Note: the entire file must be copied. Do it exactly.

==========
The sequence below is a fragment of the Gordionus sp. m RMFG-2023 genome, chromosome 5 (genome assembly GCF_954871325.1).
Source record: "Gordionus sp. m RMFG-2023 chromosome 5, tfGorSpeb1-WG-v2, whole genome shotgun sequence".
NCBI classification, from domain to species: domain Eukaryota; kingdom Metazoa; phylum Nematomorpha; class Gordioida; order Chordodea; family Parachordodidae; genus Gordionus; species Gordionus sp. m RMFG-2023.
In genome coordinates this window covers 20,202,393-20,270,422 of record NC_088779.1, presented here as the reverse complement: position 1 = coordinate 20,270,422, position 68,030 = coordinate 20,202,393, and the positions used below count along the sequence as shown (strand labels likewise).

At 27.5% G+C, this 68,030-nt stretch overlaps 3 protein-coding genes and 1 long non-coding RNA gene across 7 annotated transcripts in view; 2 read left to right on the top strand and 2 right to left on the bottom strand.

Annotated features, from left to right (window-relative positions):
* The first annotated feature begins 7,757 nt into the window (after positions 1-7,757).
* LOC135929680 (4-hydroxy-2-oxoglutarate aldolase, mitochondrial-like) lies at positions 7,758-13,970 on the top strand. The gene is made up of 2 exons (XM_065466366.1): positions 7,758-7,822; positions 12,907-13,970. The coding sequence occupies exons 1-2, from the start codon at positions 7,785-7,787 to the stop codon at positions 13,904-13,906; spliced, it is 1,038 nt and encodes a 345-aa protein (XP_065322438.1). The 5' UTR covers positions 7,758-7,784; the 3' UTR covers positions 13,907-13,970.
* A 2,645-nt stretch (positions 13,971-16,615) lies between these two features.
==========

The sequence below is a fragment of the Gordionus sp. m RMFG-2023 genome, chromosome 5 (genome assembly GCF_954871325.1).
Source record: "Gordionus sp. m RMFG-2023 chromosome 5, tfGorSpeb1-WG-v2, whole genome shotgun sequence".
NCBI classification, from domain to species: domain Eukaryota; kingdom Metazoa; phylum Nematomorpha; class Gordioida; order Chordodea; family Parachordodidae; genus Gordionus; species Gordionus sp. m RMFG-2023.
In genome coordinates this window covers 20,202,393-20,270,422 of record NC_088779.1, presented here as the reverse complement: position 1 = coordinate 20,270,422, position 68,030 = coordinate 20,202,393, and the positions used below count along the sequence as shown (strand labels likewise).

At 27.5% G+C, this 68,030-nt stretch overlaps 3 protein-coding genes and 1 long non-coding RNA gene across 7 annotated transcripts in view; 2 read left to right on the top strand and 2 right to left on the bottom strand.

Annotated features, from left to right (window-relative positions):
* The first annotated feature begins 7,757 nt into the window (after positions 1-7,757).
* LOC135929680 (4-hydroxy-2-oxoglutarate aldolase, mitochondrial-like) lies at positions 7,758-13,970 on the top strand. The gene is made up of 2 exons (XM_065466366.1): positions 7,758-7,822; positions 12,907-13,970. The coding sequence occupies exons 1-2, from the start codon at positions 7,785-7,787 to the stop codon at positions 13,904-13,906; spliced, it is 1,038 nt and encodes a 345-aa protein (XP_065322438.1). The 5' UTR covers positions 7,758-7,784; the 3' UTR covers positions 13,907-13,970.
* A 2,645-nt stretch (positions 13,971-16,615) lies between these two features.